Daniels was a game manager through-and-through. Like fellow West Coast passer Ryan Hilinski, Daniels largely looked to get the ball out quickly to his receivers on the perimeter. Though some situations called on him to press downfield, two-thirds of his passes failed to travel beyond ten yards downfield. In fact, nearly a third of his sample’s attempts went rightward from behind the line towards the ten yard mark. Methodically moving the ball with chunk gains allowed his Success Rate and Depth Adjusted Accuracy to be serviceable albeit below the SEC average. Frequently working short or asking his guys to bail him out deep begat a Yards/Attempt, First Down+Touchdown Rate, and Explosive Pass Rate that project to be bottom3 worthy. Though certainly not sexy, his consistency was somewhat dependable. Along with such little potency, sporting a 9.5% Interceptable Pass Rate makes his outlook lukewarm at best.
Tl;dr version: Newman is coming from a completely different offensive scheme and Daniels is Fromm V.2.
As far as how they project going forward,
Newman generally followed the trends set by our conference qualifiers. He saw gains in Success Rate, Explosive Pass Rate, and First Down+Touchdown Rate while seeing his accuracy figures suffer. Screens were hardly part of Wake Forest’s vertical pass scheme. And over his five game sample, Newman didn’t log a single play action screen attempt. He was, however, fed about an average amount of RPOs as those designs accounted for roughly 40% of his play fakes. Already one to throw deep downfield, his Play Action average depth of target of 18.9 would be tops and his 18.2% Explosive Pass Rate would crack the top4. But like his overall numbers suggest, consistency wasn’t a strength of Newman’s. His Success Rate, Uncatchable Pass Rate, and Interceptable Pass Rate project to be bottom3 clips amongst returners.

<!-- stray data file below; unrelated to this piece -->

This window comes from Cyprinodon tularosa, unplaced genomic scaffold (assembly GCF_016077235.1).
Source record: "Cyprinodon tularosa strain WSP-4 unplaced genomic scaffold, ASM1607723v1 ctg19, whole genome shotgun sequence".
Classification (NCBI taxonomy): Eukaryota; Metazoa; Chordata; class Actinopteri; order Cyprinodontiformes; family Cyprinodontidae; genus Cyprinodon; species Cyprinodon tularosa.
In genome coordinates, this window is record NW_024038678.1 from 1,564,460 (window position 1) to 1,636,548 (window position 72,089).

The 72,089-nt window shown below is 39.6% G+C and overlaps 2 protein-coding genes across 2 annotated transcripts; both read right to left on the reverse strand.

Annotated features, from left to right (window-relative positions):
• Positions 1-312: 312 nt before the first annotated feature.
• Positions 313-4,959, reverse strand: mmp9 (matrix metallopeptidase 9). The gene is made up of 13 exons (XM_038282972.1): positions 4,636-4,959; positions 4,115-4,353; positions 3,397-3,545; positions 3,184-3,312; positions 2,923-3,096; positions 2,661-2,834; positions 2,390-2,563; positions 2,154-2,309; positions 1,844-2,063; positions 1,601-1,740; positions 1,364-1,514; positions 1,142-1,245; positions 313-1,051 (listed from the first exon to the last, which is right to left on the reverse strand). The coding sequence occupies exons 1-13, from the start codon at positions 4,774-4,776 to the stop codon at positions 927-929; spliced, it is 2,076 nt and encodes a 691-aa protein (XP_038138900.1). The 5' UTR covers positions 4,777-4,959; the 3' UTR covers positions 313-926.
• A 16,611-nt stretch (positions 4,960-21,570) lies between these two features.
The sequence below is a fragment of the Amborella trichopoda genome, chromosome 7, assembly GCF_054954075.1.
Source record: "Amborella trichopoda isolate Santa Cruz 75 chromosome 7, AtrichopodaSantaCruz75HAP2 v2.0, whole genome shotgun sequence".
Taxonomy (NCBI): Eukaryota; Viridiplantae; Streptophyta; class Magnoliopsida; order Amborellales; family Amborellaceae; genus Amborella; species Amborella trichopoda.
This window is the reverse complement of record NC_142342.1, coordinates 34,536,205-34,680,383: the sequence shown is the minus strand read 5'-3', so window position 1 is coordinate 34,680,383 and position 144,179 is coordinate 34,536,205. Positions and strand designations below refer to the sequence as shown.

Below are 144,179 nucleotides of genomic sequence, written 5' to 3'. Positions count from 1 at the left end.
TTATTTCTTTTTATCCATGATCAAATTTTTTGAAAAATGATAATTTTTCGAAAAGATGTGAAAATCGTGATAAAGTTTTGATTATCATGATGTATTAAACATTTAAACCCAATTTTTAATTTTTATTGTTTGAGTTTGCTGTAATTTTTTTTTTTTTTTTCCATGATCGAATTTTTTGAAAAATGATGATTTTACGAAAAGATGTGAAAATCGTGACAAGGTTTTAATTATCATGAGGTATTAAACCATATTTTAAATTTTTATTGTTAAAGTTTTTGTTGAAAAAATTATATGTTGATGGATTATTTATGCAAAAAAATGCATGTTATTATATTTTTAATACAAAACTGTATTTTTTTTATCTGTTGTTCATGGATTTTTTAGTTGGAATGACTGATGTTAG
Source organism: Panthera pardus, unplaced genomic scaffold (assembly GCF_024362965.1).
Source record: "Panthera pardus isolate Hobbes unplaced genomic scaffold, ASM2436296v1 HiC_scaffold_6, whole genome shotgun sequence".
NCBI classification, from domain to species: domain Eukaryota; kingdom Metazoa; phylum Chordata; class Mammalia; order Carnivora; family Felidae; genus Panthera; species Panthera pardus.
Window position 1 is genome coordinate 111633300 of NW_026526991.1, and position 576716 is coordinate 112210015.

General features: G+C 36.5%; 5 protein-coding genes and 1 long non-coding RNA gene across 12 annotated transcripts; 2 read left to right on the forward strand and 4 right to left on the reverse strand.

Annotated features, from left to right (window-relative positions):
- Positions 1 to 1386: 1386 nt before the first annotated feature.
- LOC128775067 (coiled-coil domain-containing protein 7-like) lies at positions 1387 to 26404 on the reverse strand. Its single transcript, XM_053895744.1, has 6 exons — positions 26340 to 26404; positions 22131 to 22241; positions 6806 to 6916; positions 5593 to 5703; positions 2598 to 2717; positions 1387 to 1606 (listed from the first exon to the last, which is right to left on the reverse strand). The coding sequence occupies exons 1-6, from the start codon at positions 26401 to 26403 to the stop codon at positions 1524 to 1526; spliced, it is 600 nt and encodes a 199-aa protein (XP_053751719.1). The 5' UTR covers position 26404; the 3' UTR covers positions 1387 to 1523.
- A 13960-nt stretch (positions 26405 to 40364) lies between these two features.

In an offense that lived and died by explosive gains downfield, play actions on dropback designs certainly accentuated that element of Wake Forest’s offense over Newman’s five game sample. While seeing a slight uptick in Success Rate and his First Down+Touchdown Rate staying flat, his 23.5% Explosive Pass Rate was nearly 11 percentage points better than his overall clip. That escalation projects to be top5 worthy among returning SECers. With his average depth of target also looking to be tops, Newman averaged 12 yards per play action dropback attempt. While the high ends plays help drown out the overall volatility of his down-to-down output, Newman stands to sit inside the bottom3 in Interceptable Pass Rate and First Down+Touchdown Rate. Georgia will probably lean into its conservative ground game to start, which could clear Newman for launch as teams creep up to crowd the box. But it’s worth mentioning, Jake Fromm’s 14.8% Play Action Rate placed 16th out of 19 SEC qualifiers last season. Maybe the new mentality under Todd Monken will see more than one tweak within their scheme. Recommendation: Ramp it up.